The Tech Herald

Facebook hacker slapped with prison sentence

by Steven Mostyn - Feb 20 2012, 16:58

Image: Facebook.

Hackers with an eye on forcing their way into Facebook should take note of the following: A software development student in the United Kingdom has been jailed after attempting to crack the world’s leading social network.

In a case described by the Crown Prosecution Service (CPS) as “the most extensive and flagrant incidence of social media hacking to be brought before British courts,” 26-year-old Glenn Mangham received an eight-month sentence for his actions.

According to prosecutor Sandip Patel, Mangham acted with “determination and undoubted ingenuity” while working on a sophisticated “mini-project” he claims was designed to reveal holes in Facebook security.

Between April and May of 2011, Mangham stole invaluable intellectual property from the network after he “unlawfully accessed and hacked into the social media website… and its computers… from his bedroom in Yorkshire,” Patel explained.

In passing sentence, Judge McCreath said that although Mangham had not intended to pass on or profit from the illictly-gained data, his hack inflicted serious harm to Faceook’s structure, which cost the network some $200,000 USD to remedy.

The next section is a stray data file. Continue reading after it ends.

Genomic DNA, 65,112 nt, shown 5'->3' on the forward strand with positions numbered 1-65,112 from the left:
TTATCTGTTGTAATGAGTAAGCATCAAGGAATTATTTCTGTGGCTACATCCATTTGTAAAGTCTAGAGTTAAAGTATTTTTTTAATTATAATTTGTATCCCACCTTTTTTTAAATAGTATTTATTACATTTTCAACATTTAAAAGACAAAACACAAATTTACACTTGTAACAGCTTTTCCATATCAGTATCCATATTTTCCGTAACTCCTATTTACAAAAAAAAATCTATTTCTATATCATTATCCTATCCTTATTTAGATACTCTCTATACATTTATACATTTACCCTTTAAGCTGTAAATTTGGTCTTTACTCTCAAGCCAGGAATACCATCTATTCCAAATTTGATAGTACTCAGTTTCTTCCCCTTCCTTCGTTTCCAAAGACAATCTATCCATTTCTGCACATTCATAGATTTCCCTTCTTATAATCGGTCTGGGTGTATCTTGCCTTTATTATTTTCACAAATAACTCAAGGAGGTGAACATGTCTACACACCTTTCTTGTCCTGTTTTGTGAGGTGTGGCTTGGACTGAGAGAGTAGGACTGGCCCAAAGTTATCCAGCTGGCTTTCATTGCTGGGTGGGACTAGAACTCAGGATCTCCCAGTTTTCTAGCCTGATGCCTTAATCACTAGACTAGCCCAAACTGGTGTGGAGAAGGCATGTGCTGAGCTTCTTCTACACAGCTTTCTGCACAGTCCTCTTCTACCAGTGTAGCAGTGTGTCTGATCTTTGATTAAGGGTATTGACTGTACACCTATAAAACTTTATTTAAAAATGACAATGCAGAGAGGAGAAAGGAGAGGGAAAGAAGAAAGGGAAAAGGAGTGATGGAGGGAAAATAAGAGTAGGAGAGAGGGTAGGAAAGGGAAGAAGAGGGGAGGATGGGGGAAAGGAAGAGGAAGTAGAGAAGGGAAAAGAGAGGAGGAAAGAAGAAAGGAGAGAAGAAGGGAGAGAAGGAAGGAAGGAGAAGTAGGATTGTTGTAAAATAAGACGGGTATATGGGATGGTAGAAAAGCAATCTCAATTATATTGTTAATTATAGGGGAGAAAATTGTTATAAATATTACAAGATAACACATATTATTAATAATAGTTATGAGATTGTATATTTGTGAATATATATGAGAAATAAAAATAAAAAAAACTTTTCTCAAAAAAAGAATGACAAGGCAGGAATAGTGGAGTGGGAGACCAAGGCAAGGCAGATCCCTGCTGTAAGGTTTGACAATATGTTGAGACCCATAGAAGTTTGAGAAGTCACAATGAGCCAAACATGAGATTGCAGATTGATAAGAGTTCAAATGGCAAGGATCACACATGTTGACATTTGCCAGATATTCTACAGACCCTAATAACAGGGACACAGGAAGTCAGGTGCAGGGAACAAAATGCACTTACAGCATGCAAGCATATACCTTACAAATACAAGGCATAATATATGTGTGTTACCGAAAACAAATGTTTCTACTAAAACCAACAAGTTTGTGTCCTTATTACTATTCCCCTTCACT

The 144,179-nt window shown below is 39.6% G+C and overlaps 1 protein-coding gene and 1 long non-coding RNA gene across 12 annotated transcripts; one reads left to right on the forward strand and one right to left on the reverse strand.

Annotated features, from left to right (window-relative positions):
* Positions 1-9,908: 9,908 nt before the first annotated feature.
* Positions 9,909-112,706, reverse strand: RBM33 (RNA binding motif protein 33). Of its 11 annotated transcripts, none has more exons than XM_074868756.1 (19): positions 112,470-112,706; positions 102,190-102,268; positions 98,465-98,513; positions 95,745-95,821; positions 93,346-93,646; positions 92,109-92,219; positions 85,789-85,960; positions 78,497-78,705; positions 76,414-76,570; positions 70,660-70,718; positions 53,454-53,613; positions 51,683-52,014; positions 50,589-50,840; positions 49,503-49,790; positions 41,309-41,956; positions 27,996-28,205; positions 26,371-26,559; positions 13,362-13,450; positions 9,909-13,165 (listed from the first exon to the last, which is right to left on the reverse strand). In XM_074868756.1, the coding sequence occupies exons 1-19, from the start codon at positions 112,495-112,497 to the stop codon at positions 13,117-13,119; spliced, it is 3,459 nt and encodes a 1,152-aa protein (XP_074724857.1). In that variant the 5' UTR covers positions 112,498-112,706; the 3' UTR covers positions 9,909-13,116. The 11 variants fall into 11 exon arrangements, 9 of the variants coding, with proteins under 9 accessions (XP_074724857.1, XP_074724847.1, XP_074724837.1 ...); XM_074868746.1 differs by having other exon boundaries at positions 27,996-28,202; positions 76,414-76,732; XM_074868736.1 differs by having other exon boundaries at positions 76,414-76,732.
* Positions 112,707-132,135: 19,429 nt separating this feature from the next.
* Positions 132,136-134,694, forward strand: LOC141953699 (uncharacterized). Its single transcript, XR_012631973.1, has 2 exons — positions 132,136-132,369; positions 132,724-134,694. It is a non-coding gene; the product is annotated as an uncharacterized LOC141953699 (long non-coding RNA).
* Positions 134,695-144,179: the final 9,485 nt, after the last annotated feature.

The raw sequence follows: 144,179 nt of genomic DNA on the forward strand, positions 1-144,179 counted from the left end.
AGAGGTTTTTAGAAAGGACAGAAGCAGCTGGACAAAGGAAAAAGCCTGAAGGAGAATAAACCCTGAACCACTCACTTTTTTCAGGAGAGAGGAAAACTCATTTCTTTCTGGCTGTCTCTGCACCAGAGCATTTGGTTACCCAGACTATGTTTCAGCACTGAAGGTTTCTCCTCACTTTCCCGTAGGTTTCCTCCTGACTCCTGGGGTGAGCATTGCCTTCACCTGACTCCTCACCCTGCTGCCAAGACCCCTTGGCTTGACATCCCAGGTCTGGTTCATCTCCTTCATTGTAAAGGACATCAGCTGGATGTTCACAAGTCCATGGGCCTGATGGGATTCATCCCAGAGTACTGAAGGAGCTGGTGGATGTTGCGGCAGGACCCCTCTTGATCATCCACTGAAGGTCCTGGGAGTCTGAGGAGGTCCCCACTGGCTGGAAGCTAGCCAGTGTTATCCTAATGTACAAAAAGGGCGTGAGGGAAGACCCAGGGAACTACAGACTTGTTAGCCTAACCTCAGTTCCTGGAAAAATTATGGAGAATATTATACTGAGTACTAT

The custodial sentence was handed down despite Tom Ventham, Mangham’s legal representative, insisting that his client was an ethical hacker with a “high morale stance” who had previously worked with Yahoo to point out vulnerabilities in its online protection.  

“You and others who are tempted to act as you did really must understand how serious this is,” said Judge McCreath. “The creation of that risk, the extent of that risk, and the cost of putting it right mean at the end of it all I’m afraid a prison sentence in inevitable.”

“You accessed the very heart of the system of an international business of massive size,” he added, “so this was not just fiddling about in the business records of some tiny business of no great importance.”

Facebook has applauded the court’s decision and maintains that Mangham’s hack did not result in the compromise of any personal user data.

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